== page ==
Another Mother’s Day has come and gone. Another year I searched for a photograph of my mama to post on social media that the world hadn’t seen before. I found one of her in her housecoat, standing in the kitchen, looking like she just woke up, looking like she was making biscuits. I remember her that way, bleary-eyed and looking for her glasses, squinting at whatever she was trying to see, sipping a cup of coffee, and getting ready for the day. Her biscuits were delicious, by the way.
That got me thinking about how my son might remember me.
Will he forgive me my weaknesses as I forgive hers?
Will he remember the after school snacks, the special hamburger patties with the chia seeds hidden in them, the way I melted popsicles and poured them into molds and refroze them so I could sneak vitamins in? Or will he remember my constant urging to use the appropriate utensil when eating instead of his hands or my complaining about cleaning food off of the floor when he throws it? Will he remember the way I gave in and sometimes let him sleep in my bed when H. was away because I just wanted to hold onto the few moments that it was still halfway appropriate? Because I just wanted to listen to him breathe and be with him without having to constantly do? Because it comforted me to see him be peaceful for a few hours? Or will he remember when I gave in because I was too tired to lead him back to his own bed for the fifth time in a night but would’ve much preferred the bed to myself? Will he remember how patient I was with him? Will he remember that I used up most of my patience on him and had to work really hard to have any with the rest of the world? Will he remember when I absolutely lost my shit because he stuck his popsicle in my coffee cup or when he poured the water from the vase of flowers on the floor so he could slap his foot in it? Will he remember my habit of blue streak cursing and my near constant stress? Will he remember how mad it made me when he soaked the bathroom walls and floor every night at bathtime because he loved splashing in the tub so much but that I let him do it anyway and mopped it all up, time after time, day after day, sometimes two or three times a day? Will he remember my tears? Will he remember my hugs and kisses? Will he remember how I advocated for him, how I cheered him on, and how I fought so hard through my own emotional quagmire to try to figure out Who. He. Is? And how to honor that? Or will he remember my annoying habits, my nagging, and my exhaustion?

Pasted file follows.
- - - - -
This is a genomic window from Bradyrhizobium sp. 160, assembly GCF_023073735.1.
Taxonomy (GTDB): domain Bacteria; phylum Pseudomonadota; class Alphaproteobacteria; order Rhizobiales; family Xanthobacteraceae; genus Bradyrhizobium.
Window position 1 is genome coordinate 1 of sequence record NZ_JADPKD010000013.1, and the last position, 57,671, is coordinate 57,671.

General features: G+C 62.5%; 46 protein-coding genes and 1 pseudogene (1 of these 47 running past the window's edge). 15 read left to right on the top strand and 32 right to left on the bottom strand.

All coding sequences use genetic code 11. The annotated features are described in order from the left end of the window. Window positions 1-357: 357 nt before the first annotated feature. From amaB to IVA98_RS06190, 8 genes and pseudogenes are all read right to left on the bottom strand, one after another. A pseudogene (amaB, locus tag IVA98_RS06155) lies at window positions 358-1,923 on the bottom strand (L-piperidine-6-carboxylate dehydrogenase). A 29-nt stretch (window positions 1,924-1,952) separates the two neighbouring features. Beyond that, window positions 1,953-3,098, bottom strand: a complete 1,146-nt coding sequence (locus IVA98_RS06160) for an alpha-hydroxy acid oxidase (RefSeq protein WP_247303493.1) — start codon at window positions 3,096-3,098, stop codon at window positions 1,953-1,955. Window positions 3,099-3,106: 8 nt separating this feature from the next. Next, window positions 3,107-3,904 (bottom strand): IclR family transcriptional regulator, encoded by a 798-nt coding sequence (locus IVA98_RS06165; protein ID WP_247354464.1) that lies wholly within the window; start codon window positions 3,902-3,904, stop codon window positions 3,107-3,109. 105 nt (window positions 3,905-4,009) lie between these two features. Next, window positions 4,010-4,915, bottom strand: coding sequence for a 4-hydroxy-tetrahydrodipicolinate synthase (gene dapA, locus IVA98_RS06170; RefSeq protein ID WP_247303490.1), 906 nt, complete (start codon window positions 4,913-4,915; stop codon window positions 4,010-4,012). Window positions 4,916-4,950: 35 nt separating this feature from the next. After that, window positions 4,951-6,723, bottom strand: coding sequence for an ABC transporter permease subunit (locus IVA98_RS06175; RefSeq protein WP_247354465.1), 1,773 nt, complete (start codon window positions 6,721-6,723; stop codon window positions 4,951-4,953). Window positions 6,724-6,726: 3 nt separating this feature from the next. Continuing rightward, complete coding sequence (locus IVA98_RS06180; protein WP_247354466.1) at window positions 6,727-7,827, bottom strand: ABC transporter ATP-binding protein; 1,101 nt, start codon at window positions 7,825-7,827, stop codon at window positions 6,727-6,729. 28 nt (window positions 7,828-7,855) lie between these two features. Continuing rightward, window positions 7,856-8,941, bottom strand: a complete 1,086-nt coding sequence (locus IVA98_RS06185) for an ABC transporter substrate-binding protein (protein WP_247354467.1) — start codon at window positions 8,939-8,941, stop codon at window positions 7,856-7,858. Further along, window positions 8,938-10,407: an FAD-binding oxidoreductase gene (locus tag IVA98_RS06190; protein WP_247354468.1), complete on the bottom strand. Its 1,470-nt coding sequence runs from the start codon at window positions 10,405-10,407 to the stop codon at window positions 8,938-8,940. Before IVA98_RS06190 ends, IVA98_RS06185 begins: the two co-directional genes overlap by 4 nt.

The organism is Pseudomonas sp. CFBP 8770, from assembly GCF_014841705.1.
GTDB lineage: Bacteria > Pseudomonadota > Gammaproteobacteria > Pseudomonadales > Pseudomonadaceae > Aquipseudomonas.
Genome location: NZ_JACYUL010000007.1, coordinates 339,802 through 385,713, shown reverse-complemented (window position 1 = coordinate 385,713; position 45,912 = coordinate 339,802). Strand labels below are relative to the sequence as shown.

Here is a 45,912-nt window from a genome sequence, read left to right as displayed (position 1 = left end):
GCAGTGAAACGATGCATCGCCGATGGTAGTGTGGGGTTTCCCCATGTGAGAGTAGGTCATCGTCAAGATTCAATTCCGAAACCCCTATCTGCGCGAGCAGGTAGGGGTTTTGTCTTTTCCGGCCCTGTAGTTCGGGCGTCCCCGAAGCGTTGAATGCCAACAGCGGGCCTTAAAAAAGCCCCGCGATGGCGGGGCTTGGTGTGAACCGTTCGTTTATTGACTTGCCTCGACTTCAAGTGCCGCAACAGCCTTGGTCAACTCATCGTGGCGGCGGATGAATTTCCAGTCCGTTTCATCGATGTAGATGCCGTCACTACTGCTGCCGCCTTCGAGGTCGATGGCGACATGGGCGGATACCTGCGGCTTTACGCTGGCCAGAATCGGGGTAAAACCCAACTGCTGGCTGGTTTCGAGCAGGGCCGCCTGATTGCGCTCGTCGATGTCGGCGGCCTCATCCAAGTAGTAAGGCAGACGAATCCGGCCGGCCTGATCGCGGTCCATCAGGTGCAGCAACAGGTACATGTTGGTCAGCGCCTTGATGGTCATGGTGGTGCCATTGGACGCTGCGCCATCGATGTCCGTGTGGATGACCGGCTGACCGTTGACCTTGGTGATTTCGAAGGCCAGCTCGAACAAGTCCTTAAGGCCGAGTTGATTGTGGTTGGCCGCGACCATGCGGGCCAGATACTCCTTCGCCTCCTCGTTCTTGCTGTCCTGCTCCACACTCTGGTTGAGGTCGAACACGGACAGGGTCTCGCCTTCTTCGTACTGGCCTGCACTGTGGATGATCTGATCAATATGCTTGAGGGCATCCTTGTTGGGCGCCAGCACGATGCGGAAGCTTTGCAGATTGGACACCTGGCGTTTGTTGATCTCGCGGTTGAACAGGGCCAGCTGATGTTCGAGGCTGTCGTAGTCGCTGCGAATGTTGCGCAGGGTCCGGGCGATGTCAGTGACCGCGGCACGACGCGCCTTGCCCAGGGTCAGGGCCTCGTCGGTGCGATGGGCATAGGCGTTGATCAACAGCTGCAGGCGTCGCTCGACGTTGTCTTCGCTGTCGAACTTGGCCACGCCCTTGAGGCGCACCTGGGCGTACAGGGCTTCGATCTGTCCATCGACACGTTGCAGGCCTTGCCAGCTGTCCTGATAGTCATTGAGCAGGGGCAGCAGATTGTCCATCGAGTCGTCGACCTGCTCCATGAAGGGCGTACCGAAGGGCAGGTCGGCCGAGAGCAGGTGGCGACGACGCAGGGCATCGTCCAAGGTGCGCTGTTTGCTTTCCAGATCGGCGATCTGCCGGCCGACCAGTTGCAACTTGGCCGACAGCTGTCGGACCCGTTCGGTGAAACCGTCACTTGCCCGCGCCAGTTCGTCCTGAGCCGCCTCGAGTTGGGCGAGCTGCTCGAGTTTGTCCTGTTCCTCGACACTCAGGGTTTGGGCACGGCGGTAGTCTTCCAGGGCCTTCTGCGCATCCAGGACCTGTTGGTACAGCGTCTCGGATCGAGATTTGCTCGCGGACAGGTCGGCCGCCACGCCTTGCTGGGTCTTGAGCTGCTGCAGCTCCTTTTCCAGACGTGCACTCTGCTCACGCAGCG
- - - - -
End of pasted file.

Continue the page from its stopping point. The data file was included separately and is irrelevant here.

Will he remember my love?
You don’t get a halo and wings when you give birth. You’re the same person after as you were before, no matter how it changes you. Some things seem to come naturally with the miracle of becoming a mother — the ability to discern a hungry cry from a sad or angry one, the instinct to protect — but we don’t seamlessly become beings who always know what to do or how to handle everything correctly. Every human being walking on the planet is a testament to the failure and success of a parent in some way. We can’t blame everything on them, good or bad, there is personal responsibility, growth and maturity, and sometimes an outright miraculous distancing from anything unhealthy, but we can trace a lot of our flying and falling back to childhood. I digress…
The thing is, what I remember most about my mama was the way she loved me. She didn’t execute her intentions to bestow it on me perfectly, but that’s okay. I know that I fall short as a mama every day too, but I hope that I’m raising a child who will know that I tried, and who will forgive me for my imperfections, as I was taught to do. I think mothers show us, above all, how to be in the world. Wow, is it ever a hard job. It requires constant holding on and letting go, and whether or not we have wings, that is the dance of the angels.
Peace, love, and happy Wednesday.
PS – I’d like to make a recommendation this week: Listen to Mary Susan McConnell’s MAMA BEAR PODCAST. I’ll be a guest sometime soon and I’m super excited about that, but you should listen anyway. McConnell is a badass mama and smart as a whip.